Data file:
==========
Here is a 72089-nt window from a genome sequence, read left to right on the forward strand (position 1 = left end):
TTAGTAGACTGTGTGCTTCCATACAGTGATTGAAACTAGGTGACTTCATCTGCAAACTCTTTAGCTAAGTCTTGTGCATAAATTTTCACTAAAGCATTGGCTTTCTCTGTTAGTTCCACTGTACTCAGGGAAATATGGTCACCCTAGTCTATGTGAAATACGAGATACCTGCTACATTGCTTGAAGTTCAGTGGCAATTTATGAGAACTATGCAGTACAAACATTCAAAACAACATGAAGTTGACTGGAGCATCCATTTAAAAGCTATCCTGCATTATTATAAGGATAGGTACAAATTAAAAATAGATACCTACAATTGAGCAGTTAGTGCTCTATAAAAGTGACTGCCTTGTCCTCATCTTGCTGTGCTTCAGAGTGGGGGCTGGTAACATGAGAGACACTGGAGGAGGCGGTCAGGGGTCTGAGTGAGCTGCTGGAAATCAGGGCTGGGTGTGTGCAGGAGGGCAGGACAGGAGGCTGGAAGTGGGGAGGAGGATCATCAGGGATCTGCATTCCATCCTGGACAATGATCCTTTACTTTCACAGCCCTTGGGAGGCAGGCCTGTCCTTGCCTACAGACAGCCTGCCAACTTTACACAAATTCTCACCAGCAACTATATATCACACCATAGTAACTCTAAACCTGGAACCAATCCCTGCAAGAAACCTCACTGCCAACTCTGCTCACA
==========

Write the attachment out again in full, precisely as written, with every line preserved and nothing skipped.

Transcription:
Here is a 72089-nt window from a genome sequence, read left to right on the forward strand (position 1 = left end):
TTAGTAGACTGTGTGCTTCCATACAGTGATTGAAACTAGGTGACTTCATCTGCAAACTCTTTAGCTAAGTCTTGTGCATAAATTTTCACTAAAGCATTGGCTTTCTCTGTTAGTTCCACTGTACTCAGGGAAATATGGTCACCCTAGTCTATGTGAAATACGAGATACCTGCTACATTGCTTGAAGTTCAGTGGCAATTTATGAGAACTATGCAGTACAAACATTCAAAACAACATGAAGTTGACTGGAGCATCCATTTAAAAGCTATCCTGCATTATTATAAGGATAGGTACAAATTAAAAATAGATACCTACAATTGAGCAGTTAGTGCTCTATAAAAGTGACTGCCTTGTCCTCATCTTGCTGTGCTTCAGAGTGGGGGCTGGTAACATGAGAGACACTGGAGGAGGCGGTCAGGGGTCTGAGTGAGCTGCTGGAAATCAGGGCTGGGTGTGTGCAGGAGGGCAGGACAGGAGGCTGGAAGTGGGGAGGAGGATCATCAGGGATCTGCATTCCATCCTGGACAATGATCCTTTACTTTCACAGCCCTTGGGAGGCAGGCCTGTCCTTGCCTACAGACAGCCTGCCAACTTTACACAAATTCTCACCAGCAACTATATATCACACCATAGTAACTCTAAACCTGGAACCAATCCCTGCAAGAAACCTCACTGCCAACTCTGCTCACA